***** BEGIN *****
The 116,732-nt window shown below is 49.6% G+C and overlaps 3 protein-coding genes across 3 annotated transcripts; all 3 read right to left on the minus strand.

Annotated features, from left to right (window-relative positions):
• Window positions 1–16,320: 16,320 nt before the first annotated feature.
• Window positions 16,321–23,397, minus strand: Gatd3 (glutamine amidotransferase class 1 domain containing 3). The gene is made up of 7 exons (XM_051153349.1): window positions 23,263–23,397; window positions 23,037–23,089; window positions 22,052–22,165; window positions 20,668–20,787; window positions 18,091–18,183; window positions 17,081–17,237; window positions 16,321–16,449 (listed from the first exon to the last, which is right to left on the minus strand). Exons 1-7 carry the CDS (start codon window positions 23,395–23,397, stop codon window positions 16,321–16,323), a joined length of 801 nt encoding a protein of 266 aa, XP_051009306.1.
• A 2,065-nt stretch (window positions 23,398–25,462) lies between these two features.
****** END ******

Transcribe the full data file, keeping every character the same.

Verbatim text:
The 116,732-nt window shown below is 49.6% G+C and overlaps 3 protein-coding genes across 3 annotated transcripts; all 3 read right to left on the minus strand.

Annotated features, from left to right (window-relative positions):
• Window positions 1–16,320: 16,320 nt before the first annotated feature.
• Window positions 16,321–23,397, minus strand: Gatd3 (glutamine amidotransferase class 1 domain containing 3). The gene is made up of 7 exons (XM_051153349.1): window positions 23,263–23,397; window positions 23,037–23,089; window positions 22,052–22,165; window positions 20,668–20,787; window positions 18,091–18,183; window positions 17,081–17,237; window positions 16,321–16,449 (listed from the first exon to the last, which is right to left on the minus strand). Exons 1-7 carry the CDS (start codon window positions 23,395–23,397, stop codon window positions 16,321–16,323), a joined length of 801 nt encoding a protein of 266 aa, XP_051009306.1.
• A 2,065-nt stretch (window positions 23,398–25,462) lies between these two features.